Observe and appreciate the colors and shapes of the objects you interact with every day, such as your phone or a cup of coffee. Notice the details in the patterns of the elements around you. Take a closer look at the people in the background of TV shows and movies.
The sense of smell
Aspire, and I love the aroma of your tea or coffee. Guess the underlying notes of your soaps, shampoos, and lotions. When you go through the stores, take note of each smell that they emit.
Pay close attention to the different flavors of the food you eat. Observe the strength of your toothpaste and mouthwash. Chew gum to engage your taste buds when feeling cut off from the world.
The sense of touch
Notice the textures of the clothing you wear and the objects you interact with on a daily basis, such as your computer mouse or sheets. Feel the different textures of the ground under your feet and shoes as the day progresses. Notice how the water feels when you wash your hands and how the soap changes the feeling.
3. Eat mindfully
Many people eat distracted. Could:
- Check your phone
- Read the newspaper
- Watch TV shows or videos
- Pick up food quickly while thinking about your to-do list
- Work while you eat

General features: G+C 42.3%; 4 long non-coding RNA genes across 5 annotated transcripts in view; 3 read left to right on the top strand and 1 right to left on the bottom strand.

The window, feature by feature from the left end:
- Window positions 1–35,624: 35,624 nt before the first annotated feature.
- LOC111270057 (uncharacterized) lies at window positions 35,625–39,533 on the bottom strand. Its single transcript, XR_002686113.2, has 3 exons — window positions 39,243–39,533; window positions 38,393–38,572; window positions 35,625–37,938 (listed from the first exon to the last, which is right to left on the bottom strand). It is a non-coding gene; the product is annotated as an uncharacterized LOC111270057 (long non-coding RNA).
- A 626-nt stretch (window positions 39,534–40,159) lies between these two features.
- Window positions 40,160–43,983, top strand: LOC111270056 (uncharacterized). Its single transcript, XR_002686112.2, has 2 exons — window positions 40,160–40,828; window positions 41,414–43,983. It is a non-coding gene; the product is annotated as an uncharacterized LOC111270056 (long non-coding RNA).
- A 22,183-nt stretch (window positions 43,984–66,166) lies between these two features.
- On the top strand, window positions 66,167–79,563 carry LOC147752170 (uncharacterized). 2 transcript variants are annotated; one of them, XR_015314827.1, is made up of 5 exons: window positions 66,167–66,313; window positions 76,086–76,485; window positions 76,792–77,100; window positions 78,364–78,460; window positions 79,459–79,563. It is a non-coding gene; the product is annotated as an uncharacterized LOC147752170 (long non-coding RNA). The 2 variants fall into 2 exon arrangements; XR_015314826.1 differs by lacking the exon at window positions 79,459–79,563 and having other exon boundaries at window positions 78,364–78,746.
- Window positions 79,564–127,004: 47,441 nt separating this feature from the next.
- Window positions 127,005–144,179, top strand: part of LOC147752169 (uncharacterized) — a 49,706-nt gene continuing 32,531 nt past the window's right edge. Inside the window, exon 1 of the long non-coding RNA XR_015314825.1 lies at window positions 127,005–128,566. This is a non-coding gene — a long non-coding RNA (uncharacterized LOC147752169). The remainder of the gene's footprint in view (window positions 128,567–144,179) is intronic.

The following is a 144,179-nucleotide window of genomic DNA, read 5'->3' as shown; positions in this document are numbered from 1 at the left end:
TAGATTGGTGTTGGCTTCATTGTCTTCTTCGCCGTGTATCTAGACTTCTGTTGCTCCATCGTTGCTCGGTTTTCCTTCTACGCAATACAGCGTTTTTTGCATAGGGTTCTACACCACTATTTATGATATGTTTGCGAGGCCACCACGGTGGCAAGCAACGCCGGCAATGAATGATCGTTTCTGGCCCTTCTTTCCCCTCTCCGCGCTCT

- Participate in a constant conversation
While these seem fine, they actually get you into an autopilot mode which means you ignore what you eat. On a physical level, it means that you don’t realize you are full and may overeat. On a mental level, you are losing mindfulness.
Studies have shown many benefits for mindful eating and it can certainly help you become more mindful. Be present in their actions. When you eat, focus only on eating. When you drink, focus only on drinking, if possible.
This does not mean avoiding social interaction while eating or drinking, but it does mean putting the act of eating before everything else. Don’t try to do a million other things when you’re supposed to eat! Focus on the taste of the food, the amount, and even the texture. It’s an underrated type of mindfulness, and practice will come in handy when you really need to be mindful later.
4. Listen with all your heart
When someone is speaking, they may:
- Focus on what you are going to say next
- Make judgments about your words
- Get completely lost in your thoughts
- Think halfway through the things you need to do
- Be aware of your posture or appearance